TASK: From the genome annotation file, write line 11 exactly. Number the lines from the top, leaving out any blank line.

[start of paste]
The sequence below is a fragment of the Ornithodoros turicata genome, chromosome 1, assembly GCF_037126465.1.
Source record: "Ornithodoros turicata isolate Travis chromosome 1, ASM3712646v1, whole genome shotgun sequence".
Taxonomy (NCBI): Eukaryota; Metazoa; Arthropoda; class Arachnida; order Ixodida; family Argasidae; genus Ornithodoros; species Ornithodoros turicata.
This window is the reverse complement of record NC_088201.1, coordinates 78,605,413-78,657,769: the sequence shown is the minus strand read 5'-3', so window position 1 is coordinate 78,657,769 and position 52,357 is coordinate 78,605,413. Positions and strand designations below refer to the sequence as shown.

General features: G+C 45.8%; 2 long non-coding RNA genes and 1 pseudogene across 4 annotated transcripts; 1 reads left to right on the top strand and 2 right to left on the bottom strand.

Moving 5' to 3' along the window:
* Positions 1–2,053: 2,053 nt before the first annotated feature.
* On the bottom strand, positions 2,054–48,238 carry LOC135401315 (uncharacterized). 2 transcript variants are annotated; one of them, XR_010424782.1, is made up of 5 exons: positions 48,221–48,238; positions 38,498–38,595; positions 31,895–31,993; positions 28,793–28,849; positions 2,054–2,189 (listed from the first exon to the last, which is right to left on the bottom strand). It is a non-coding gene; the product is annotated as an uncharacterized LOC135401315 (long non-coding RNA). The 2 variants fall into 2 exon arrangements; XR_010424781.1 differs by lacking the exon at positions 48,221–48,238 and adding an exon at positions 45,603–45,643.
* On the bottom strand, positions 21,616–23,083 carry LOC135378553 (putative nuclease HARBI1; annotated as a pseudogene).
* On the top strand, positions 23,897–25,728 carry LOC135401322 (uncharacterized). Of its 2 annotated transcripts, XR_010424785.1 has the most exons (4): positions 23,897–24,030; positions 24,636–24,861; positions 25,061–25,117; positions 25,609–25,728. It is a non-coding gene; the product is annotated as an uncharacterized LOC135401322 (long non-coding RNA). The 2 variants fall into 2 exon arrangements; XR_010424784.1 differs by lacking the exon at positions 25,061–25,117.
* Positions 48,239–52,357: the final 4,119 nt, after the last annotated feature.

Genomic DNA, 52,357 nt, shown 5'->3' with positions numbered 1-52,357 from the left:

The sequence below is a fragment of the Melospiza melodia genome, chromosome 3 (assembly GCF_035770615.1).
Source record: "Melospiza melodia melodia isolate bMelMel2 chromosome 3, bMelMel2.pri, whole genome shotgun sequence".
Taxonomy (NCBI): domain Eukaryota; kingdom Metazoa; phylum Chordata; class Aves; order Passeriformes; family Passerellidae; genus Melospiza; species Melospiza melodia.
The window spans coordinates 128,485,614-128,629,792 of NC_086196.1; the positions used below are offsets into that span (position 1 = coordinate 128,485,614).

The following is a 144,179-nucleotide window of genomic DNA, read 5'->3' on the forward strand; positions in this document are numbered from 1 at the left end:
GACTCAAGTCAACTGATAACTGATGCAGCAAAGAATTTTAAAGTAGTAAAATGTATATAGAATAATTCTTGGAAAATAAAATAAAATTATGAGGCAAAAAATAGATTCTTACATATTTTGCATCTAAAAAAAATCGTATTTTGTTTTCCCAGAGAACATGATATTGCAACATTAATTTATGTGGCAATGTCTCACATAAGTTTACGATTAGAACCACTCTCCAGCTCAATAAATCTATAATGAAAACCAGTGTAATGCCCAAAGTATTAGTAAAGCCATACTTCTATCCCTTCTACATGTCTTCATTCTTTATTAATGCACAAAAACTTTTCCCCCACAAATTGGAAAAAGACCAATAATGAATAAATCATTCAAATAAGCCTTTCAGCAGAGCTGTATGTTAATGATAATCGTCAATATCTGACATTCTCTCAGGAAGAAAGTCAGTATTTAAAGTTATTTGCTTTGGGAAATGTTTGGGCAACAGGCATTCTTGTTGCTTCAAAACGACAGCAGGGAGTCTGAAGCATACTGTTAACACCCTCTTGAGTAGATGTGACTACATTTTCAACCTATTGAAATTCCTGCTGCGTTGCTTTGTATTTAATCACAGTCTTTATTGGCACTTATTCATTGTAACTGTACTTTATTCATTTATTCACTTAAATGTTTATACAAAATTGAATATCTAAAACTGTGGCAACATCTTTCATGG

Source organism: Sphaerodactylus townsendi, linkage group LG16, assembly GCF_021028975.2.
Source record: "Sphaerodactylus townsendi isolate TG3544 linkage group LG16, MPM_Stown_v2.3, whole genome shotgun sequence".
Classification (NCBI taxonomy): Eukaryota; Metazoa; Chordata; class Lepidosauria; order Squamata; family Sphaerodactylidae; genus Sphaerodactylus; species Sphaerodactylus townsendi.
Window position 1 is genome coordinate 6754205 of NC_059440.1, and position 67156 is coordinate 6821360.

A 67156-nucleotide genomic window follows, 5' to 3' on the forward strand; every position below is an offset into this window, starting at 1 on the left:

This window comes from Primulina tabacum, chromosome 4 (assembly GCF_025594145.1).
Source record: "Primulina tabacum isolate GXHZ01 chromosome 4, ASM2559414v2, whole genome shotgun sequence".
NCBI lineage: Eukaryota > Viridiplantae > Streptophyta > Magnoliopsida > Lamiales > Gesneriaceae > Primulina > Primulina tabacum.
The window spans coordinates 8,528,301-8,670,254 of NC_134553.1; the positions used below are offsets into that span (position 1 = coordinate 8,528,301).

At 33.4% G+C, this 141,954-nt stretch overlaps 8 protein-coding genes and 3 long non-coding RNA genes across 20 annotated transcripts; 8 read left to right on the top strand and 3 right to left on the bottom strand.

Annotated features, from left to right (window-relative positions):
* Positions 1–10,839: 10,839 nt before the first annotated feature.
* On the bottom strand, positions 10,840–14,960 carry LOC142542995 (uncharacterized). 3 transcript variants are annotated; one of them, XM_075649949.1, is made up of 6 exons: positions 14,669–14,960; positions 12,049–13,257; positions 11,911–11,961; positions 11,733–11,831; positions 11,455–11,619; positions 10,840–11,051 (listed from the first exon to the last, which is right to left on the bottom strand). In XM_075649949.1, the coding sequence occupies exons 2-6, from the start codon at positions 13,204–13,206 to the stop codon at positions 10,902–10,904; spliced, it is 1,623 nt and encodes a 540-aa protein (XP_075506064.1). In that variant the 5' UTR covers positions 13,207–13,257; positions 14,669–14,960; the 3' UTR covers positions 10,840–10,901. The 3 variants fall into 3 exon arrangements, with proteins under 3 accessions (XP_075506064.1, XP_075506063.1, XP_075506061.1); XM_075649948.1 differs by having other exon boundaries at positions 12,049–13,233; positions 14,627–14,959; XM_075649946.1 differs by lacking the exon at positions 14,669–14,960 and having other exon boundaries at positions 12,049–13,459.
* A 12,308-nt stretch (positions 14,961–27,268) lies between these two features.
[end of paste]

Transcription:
* Positions 48,239–52,357: the final 4,119 nt, after the last annotated feature.